`Frater is a reliable, informed and entertaining navigator. He soars confidently across the centuries, between abandoned aerodromes and Scottish estates, from one delightful anecdote to another' Sunday Times
At the heart of his story lies the Balloon Factory, a cathedral-sized shed overlooking Farnborough Common, and its most celebrated occupant, the remarkable long-haired gun-toting ex-cowboy, Sam Cody.
Frater, in a work that is part history, part travelogue, goes in search of some of the most extraordinary pioneers, including Sam Cody, John William Dunne, Sir George Cayley and Geoffrey De Havilland. His richly described and wonderfully anecdotal journey brings those magnificent men, the rock stars of their time, and the places they knew vibrantly to life.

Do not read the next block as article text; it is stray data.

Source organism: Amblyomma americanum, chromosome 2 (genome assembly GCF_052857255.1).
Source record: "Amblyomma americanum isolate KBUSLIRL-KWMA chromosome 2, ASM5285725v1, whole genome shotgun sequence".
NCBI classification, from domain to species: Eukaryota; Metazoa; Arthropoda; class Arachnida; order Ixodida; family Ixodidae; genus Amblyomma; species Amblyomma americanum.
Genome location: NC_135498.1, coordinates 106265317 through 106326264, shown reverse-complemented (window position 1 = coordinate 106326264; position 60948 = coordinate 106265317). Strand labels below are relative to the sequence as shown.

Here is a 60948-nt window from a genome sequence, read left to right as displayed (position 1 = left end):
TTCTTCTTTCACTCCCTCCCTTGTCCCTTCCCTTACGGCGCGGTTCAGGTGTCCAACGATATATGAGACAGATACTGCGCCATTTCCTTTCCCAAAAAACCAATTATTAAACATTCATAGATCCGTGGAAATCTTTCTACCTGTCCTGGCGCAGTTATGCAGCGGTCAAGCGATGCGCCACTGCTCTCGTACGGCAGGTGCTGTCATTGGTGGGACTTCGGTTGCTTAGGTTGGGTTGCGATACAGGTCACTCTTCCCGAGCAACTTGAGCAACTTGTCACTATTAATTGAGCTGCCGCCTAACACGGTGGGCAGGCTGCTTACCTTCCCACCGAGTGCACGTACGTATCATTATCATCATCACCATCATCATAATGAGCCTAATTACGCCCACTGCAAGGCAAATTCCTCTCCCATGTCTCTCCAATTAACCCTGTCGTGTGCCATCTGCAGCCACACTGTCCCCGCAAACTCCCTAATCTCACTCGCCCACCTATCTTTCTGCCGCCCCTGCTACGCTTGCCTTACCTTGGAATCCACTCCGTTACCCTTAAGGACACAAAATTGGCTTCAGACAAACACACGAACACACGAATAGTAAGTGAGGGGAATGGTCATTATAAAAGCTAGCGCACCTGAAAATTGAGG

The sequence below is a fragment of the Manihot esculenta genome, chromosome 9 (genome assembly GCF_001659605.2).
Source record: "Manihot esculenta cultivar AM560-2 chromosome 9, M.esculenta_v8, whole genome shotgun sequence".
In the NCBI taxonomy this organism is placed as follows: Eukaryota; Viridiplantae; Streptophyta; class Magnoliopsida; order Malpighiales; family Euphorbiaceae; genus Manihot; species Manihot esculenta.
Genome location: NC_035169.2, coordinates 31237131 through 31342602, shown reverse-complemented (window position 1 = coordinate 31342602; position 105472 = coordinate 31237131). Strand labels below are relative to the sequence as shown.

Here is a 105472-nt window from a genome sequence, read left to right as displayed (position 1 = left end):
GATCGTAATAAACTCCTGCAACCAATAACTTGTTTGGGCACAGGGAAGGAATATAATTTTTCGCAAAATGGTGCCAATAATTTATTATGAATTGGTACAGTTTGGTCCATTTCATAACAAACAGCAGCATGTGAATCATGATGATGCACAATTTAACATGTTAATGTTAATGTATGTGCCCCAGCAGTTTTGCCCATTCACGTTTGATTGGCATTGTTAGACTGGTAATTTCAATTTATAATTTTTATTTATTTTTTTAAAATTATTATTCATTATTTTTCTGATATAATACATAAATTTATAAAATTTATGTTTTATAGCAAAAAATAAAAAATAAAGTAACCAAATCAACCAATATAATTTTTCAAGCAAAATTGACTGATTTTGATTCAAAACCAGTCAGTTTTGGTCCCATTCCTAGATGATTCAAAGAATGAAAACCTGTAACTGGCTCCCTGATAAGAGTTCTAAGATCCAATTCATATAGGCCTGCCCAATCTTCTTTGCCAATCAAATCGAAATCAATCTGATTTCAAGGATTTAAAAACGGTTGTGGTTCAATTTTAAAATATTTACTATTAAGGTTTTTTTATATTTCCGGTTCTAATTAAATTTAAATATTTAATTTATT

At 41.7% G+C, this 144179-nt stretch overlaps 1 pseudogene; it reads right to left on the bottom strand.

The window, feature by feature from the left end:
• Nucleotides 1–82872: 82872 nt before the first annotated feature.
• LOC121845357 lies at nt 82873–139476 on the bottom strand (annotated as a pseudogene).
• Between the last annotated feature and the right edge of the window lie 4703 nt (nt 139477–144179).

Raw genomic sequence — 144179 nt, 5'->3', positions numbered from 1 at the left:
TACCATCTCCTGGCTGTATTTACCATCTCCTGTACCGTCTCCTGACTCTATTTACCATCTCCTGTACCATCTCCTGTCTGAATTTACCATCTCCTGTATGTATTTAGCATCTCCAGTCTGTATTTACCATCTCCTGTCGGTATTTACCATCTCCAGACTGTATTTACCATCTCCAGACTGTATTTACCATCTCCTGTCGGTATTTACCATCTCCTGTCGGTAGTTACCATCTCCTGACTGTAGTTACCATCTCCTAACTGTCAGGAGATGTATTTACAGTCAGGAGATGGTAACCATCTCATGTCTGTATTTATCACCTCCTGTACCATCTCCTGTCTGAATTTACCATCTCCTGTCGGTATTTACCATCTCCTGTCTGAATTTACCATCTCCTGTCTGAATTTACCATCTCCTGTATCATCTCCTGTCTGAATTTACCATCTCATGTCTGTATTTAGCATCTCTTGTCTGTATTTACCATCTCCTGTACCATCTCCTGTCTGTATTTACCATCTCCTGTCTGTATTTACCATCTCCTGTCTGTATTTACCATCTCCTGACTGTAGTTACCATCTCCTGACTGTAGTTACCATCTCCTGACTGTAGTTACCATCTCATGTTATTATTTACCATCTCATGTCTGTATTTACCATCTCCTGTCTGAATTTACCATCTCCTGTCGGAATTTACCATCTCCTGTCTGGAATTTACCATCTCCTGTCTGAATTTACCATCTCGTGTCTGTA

`Frater's book is a treasure chest of facts wrapped in anecdotes . . . The Balloon Factory should be purchased in bulk by BA and substituted for the glossy in-flight magazine' Literary Review
`The Balloon Factory is the rarest of things - a thorough overview of a subject that manages to remain enjoyable and entertaining throughout.' BBC Focus magazine
`Alexander Frater is a renowned travel writer with an infectious interest in early aviation, a strong practical grasp of aeronautics and a gift for lyrical description . . .' Sunday Telegraph
`This is a beautifully written, amusing and educational tome . . . The author succeeds in really bringing the characters and events to life by visiting scenes of British aviation history, creating a real feeling for the people behind the events and doing it all in a way that you don't need an anorak and binoculars to appreciate.' Flyer magazine
`One of my favourite non-fiction books of the year . . . ' Ham & High and the Wood & Vale
Alexander Frater has contributed to various UK publications - Miles Kington called him 'the funniest man who wrote for Punch since the war' - and as chief travel correspondent of the Observer, he won an unprecedented number of British Press Travel Awards. He lives in London though, whenever time and money allow, is likely to be found skulking deep in the hot, wet tropics.